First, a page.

An old saying states: “If youth knew; if age could”. This truth is reflected by countless studies showing that lifestyle adjustments made in middle age (or even earlier) favour a transition to a healthier old age.
The essayist Sever Voinescu, in a book that explores how we choose to age, talks about the experience of a couple of intellectual septuagenarians, who were trying an unusual method of combating old age. In the year they turned 60, they decided to learn a foreign language together every year.
The learning process was meticulous and the couple used textbooks, study books, did exercises, and even turned to teachers for help, to make sure they studied the new language correctly. At the end of each year, they stopped learning that language and went on to learn a new one, following a very precise schedule already ahead (the Romanian language, for example, was scheduled for the sixth year, they happily communicated to the essayist, after finding out that he is Romanian).
Experts have already found that learning a foreign language plays an important role in preventing cognitive decline, but this is just one way to slow down ageing. We begin to age long before the signs of decline become visible, and the speed with which these signs appear in middle age is a valuable indication of the degree of health and independence we will experience in our last years of life.
We all age, but not at the same pace
The identification and treatment of diseases specific to old age should begin early, from the age of 45, suggests a recent study by researchers at Duke University. The researchers analysed the speed with which more than 1,000 New Zealanders born in the same year were ageing, using data from the Dunedin Longitudinal Study, which has been running for about five decades.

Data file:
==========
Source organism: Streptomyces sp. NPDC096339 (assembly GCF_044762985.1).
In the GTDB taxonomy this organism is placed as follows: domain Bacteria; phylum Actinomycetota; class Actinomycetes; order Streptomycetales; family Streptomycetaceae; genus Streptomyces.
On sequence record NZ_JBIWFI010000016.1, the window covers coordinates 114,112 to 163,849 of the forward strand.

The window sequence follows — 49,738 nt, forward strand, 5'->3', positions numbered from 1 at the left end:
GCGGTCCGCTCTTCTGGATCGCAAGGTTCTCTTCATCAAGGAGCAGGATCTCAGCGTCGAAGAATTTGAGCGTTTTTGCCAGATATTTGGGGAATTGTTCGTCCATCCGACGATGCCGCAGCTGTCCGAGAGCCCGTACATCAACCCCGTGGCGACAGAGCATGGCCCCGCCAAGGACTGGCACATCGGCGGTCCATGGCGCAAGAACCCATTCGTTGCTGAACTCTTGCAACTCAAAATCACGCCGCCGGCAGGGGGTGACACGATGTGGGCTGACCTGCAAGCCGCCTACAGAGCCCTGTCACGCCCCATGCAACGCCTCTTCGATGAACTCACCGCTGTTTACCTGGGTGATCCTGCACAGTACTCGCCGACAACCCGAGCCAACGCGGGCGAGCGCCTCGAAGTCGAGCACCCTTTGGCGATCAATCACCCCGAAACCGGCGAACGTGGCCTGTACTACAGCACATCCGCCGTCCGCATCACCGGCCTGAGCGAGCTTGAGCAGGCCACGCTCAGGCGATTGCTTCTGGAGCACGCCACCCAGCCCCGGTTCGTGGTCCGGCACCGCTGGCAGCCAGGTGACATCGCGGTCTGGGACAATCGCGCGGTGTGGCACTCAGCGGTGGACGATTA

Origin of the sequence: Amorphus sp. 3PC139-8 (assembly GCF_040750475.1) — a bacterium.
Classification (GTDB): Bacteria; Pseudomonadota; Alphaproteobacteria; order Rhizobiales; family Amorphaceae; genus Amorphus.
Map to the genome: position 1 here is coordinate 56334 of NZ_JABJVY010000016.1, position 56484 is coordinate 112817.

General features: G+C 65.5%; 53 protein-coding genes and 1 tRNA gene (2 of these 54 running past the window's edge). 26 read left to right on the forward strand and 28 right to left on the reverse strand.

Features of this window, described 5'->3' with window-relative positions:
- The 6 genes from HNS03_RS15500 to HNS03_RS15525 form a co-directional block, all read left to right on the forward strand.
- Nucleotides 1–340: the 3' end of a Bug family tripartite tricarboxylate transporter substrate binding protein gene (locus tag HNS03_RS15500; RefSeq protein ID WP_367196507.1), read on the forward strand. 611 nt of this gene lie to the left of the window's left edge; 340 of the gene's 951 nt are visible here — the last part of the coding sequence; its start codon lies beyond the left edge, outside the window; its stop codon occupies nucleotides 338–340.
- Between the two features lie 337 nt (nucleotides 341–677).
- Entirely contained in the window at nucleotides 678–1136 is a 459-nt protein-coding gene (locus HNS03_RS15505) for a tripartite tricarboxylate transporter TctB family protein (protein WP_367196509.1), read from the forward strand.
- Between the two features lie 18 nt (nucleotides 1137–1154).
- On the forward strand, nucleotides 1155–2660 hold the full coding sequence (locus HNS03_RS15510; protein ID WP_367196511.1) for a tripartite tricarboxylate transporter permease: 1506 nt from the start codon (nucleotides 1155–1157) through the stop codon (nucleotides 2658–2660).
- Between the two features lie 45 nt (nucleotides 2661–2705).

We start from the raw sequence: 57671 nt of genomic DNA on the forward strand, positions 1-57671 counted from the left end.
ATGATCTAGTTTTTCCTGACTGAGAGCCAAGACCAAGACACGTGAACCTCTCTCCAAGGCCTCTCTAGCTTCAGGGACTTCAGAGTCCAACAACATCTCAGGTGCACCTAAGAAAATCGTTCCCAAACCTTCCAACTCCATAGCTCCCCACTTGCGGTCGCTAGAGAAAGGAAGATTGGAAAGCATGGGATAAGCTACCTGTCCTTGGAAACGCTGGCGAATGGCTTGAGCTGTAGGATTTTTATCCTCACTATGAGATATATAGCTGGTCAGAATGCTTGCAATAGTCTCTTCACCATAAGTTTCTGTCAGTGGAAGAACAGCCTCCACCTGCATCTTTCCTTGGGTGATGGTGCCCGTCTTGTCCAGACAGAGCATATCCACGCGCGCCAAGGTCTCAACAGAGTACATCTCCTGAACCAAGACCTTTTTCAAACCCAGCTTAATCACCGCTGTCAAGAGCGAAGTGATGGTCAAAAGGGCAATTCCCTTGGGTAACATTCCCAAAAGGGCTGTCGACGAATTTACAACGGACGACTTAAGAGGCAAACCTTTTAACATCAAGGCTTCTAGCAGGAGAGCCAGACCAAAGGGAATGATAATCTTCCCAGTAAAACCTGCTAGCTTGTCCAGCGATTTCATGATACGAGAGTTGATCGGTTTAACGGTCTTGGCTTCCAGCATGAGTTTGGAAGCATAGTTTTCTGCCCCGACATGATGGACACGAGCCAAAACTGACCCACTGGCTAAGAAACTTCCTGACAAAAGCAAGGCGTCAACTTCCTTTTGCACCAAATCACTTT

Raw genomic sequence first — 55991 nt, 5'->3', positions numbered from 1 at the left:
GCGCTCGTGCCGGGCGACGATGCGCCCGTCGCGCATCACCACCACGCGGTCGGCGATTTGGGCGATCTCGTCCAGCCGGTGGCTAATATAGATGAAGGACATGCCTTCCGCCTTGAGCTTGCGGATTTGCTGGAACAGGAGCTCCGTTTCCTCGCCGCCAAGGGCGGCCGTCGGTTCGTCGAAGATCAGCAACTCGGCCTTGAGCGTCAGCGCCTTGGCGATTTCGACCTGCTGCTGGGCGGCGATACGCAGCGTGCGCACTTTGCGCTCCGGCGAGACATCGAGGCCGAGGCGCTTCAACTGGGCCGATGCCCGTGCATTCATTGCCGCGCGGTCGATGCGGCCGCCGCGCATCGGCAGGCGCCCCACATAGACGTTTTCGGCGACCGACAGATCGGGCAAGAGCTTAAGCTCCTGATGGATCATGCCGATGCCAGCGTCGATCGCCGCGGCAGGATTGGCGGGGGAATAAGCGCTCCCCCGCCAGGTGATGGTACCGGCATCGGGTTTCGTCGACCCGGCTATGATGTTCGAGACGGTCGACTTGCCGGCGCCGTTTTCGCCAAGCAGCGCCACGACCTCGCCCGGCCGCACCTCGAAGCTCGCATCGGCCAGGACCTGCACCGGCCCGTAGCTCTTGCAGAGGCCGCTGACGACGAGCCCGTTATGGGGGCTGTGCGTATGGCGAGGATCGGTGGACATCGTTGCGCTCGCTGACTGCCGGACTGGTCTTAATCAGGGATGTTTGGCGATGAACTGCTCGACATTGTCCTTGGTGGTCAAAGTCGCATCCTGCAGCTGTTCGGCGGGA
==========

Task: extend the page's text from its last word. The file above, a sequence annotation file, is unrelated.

The ageing rate of the study participants was measured (at the ages of 26, 32, 38, and 45) based on 19 biomarkers, which assess the cardiovascular, renal, immune, metabolic, and pulmonary systems. At age 45, the slow-ageing participants looked younger, had fewer wrinkles, had good cardiovascular health, and continued to walk at a brisk pace. On the other end of the spectrum, subjects of the same age but who aged more rapidly showed signs of physical and cognitive decline, and tended to have a pessimistic perception of ageing.
“Ageing isn’t something that happens suddenly when people reach their 60s; it’s a lifelong process,” says Maxwell Elliott, the study’s coordinator.
Identifying people in their midlife who biologically age faster, thus requiring medical treatment and, perhaps, early retirement, is essential for preserving their quality of life, but also for weighing the costs that society will have to bear, points out Elliot.